Before I sprouted out of the closet as a little gay sapling, my mother had never met a single homosexual person in her life. And in the suffocating Southern Christian confines of Texas, her limited perception was open to the most horrific creative interpretation. The nightmares of evil drag queens and insidious perverts quickly faded away, however, once her son told her that he liked boys.

The majority of gay men know how it feels to secretly live in the presence of someone who is blindly afraid of you, yet that blind fear is exactly what we inflict on HIV-positive men. It is because of this that I write an open letter to gay men young and old.

Your friend is living with HIV.

dear-gay-menx750It doesn’t matter who you are or where you hail from; if you are a man who kisses other men, someone you know is HIV-positive. Hopefully, this is already yesterday’s news because you live in a collective space where your friends are not afraid to discuss their love and sex lives, regardless of status. But if you care to argue that this is a false narrative, then you may be creating barriers for your HIV-positive friends without even knowing it. This isn’t just a hindrance to their mental health; it is also a risk to your own HIV-negative status. If you don’t acknowledge the reality that your friends may be living with HIV, you probably think that you’ve never slept with an HIV-positive person either.

In the first six months after my diagnosis, I was petrified to tell my best friend about my status. As much as I knew he wouldn’t judge me or toss our friendship aside, something he had previously said kept ringing in my ears:

“I would never date someone with HIV. I just don’t think I could get over it.”

A world where my best buddy would reject someone just like me was a world I could live without. Yet I tucked it inside and hid something from my friend to avoid any stigma from someone I loved. When I did tell him my status and the reason for my hesitation, he was immediately overcome with unquestionable support and complete remorse. And just as happens with anyone who made a judgment before getting to know someone, his benign HIV stigma has become undetectable.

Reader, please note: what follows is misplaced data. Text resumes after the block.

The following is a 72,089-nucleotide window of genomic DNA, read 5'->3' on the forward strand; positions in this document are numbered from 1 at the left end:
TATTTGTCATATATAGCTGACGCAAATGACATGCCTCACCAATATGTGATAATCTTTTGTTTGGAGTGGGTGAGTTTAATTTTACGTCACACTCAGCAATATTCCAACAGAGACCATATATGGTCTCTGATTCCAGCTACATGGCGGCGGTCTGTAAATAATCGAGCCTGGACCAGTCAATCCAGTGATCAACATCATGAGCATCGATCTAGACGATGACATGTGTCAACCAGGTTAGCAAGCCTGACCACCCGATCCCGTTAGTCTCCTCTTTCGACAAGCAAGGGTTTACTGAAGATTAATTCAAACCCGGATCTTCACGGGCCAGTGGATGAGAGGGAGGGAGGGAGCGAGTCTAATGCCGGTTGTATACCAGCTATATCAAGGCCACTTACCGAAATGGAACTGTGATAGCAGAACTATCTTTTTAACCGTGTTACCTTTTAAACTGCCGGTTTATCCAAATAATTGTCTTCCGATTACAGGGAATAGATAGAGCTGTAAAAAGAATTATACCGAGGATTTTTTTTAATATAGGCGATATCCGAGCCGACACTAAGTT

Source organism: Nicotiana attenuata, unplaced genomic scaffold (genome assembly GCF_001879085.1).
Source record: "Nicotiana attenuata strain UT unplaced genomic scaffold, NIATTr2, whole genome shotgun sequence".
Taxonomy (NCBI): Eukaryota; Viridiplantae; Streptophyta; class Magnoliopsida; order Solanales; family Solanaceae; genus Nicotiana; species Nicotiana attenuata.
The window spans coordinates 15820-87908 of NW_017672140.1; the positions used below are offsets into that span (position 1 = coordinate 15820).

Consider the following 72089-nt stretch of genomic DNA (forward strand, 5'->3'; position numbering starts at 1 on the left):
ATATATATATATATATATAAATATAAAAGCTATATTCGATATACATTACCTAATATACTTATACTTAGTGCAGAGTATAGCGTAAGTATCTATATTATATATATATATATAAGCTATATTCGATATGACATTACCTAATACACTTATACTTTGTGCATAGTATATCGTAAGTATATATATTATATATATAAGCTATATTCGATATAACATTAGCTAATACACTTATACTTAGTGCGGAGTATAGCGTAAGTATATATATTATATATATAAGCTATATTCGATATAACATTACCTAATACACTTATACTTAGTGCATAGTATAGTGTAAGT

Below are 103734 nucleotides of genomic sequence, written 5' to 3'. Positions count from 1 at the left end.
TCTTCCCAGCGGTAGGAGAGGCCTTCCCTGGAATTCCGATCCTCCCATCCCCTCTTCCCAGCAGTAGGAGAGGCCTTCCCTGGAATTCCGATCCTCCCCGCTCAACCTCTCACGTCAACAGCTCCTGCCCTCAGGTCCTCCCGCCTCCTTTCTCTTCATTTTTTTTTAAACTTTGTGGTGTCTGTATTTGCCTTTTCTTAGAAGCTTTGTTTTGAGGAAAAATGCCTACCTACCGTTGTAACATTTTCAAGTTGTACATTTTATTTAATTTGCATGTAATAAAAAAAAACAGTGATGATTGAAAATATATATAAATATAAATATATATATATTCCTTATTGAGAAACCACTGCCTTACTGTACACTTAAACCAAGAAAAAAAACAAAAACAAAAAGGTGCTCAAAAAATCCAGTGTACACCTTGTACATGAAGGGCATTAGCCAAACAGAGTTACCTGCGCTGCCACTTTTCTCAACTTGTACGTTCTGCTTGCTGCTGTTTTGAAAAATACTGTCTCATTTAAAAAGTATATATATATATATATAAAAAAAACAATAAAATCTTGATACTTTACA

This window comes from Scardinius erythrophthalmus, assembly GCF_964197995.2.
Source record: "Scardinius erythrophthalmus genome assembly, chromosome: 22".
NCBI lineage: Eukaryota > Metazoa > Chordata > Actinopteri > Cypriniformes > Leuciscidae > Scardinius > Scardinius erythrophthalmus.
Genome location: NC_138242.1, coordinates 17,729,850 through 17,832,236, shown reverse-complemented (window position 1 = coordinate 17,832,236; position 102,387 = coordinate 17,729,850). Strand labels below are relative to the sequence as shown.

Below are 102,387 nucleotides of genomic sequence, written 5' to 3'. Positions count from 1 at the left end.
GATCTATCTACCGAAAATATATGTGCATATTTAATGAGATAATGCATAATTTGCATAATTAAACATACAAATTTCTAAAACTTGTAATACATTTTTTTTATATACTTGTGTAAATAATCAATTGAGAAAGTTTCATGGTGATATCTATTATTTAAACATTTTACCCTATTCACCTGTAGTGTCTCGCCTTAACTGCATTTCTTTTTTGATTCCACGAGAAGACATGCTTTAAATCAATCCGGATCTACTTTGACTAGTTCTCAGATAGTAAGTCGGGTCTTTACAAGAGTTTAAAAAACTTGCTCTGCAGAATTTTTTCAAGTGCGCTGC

Although most days I do feel like a rainbow unicorn, my story and my status are nothing unique. If you are a gay man, or any other person who knows more than a handful of gays, then you know a person with HIV. Instead of trying to figure out who it could be, think about how you would feel if one of your closest friends were judged, rejected, and ridiculed for his status.

Or worse: How do you feel if one of your friends is remaining silent because he feels you might judge and reject him as well?

HIV isn’t exclusive to the LGBT community, but it is the backbone of its legacy of tragedy and strength. Today, HIV doesn’t have to rob a person of anything in their life, but only if they are surrounded by an educated and loving community that understands a disease is not a characteristic or a flaw. It’s just another thing to overcome, and the LGBT community overcomes its struggles together.

Be a part of that community. Be a friend, a lover, and an ally to people with HIV.

President Obama final AIDS Day message

December 1, 2016

Why the HIV battle continues for gay men

October 7, 2016

From the Huffington Post

Ace Robinson
Global Health Policy Analyst